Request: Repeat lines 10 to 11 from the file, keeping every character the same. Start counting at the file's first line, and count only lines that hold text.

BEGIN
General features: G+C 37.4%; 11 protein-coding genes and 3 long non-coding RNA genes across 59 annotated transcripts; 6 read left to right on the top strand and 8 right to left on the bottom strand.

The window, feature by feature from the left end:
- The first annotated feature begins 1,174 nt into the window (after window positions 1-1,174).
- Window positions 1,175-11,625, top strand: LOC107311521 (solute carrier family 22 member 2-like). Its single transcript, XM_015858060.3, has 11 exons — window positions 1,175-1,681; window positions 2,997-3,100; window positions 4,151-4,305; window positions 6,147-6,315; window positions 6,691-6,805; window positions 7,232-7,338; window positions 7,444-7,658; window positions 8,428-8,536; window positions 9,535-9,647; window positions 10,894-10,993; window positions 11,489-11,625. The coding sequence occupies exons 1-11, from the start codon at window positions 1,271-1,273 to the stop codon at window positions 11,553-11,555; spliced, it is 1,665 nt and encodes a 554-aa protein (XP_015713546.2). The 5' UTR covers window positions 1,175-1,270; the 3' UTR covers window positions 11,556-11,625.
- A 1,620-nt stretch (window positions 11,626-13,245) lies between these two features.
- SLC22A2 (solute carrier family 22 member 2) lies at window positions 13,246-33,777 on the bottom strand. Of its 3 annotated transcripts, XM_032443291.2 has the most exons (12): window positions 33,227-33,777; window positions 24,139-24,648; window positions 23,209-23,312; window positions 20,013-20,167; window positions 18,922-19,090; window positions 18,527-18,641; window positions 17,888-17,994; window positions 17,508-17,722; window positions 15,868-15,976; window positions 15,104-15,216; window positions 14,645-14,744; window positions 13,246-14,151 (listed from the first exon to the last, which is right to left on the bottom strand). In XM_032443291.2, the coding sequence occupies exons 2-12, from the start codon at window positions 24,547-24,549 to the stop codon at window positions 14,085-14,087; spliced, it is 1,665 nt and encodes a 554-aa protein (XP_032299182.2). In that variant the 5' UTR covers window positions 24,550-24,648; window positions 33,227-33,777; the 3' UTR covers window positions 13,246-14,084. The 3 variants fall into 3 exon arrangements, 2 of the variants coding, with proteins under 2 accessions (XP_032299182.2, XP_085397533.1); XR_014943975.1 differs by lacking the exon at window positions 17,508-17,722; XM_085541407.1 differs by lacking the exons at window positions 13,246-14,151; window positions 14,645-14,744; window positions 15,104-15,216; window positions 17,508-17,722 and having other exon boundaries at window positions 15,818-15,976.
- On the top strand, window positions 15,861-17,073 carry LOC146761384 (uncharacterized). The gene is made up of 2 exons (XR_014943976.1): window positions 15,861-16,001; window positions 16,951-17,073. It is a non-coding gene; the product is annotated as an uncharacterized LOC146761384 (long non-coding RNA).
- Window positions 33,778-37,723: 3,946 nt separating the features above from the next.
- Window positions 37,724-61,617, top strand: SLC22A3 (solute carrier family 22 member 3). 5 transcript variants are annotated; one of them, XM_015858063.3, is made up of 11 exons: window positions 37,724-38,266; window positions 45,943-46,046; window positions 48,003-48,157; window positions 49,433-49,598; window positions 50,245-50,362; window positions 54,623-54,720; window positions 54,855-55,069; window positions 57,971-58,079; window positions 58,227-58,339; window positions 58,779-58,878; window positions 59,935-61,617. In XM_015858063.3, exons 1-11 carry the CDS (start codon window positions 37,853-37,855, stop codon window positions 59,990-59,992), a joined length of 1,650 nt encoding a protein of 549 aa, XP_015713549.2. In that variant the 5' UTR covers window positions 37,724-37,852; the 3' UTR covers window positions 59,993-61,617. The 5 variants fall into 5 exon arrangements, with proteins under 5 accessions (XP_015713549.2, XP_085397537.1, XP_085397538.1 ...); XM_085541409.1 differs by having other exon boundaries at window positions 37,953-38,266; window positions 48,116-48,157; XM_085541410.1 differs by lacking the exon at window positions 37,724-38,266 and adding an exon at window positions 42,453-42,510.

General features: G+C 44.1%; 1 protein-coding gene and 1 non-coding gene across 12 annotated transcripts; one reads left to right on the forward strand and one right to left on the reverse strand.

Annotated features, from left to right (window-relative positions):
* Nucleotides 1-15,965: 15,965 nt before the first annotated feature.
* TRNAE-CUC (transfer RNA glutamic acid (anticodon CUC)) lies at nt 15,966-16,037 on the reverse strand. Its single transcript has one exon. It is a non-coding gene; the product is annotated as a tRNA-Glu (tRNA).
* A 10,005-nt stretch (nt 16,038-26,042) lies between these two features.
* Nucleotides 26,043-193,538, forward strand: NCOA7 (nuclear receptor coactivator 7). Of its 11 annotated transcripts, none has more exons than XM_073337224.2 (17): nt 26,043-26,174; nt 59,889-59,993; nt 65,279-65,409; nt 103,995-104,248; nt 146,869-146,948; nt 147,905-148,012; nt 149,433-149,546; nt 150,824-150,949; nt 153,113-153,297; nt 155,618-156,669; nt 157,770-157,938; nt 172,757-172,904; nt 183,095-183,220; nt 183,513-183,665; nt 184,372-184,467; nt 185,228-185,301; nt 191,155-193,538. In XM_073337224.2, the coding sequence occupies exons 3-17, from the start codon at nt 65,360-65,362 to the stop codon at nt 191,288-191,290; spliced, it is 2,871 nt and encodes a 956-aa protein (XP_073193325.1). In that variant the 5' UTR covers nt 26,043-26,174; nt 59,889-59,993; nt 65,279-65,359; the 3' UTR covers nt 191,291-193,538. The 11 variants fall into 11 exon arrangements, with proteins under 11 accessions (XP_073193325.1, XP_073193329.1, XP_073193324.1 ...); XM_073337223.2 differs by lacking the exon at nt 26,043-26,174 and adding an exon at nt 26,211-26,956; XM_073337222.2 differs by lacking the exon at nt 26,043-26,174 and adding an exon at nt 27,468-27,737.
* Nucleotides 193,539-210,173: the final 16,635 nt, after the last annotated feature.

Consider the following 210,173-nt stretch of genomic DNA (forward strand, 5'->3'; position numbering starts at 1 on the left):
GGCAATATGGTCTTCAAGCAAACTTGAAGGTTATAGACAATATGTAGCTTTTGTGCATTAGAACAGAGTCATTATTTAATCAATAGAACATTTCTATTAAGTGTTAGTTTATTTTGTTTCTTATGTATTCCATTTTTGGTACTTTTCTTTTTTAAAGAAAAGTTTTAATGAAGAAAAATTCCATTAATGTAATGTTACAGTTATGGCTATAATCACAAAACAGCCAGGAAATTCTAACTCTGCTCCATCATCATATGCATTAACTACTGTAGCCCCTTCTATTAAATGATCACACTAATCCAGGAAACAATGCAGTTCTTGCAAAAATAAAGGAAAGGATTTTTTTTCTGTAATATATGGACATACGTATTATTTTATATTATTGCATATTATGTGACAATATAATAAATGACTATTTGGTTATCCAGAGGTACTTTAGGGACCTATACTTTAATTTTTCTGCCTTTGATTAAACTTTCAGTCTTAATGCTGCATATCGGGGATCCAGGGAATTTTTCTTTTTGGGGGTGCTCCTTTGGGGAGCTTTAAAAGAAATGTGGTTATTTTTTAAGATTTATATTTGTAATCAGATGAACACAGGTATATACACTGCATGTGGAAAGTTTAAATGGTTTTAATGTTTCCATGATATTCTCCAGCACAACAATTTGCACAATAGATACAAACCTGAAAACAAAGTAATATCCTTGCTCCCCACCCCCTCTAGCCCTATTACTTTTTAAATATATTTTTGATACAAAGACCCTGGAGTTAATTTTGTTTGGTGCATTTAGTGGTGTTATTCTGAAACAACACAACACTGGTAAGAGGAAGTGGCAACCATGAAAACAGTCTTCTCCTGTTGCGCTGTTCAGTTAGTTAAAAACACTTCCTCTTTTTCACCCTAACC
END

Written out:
General features: G+C 44.1%; 1 protein-coding gene and 1 non-coding gene across 12 annotated transcripts; one reads left to right on the forward strand and one right to left on the reverse strand.

Annotated features, from left to right (window-relative positions):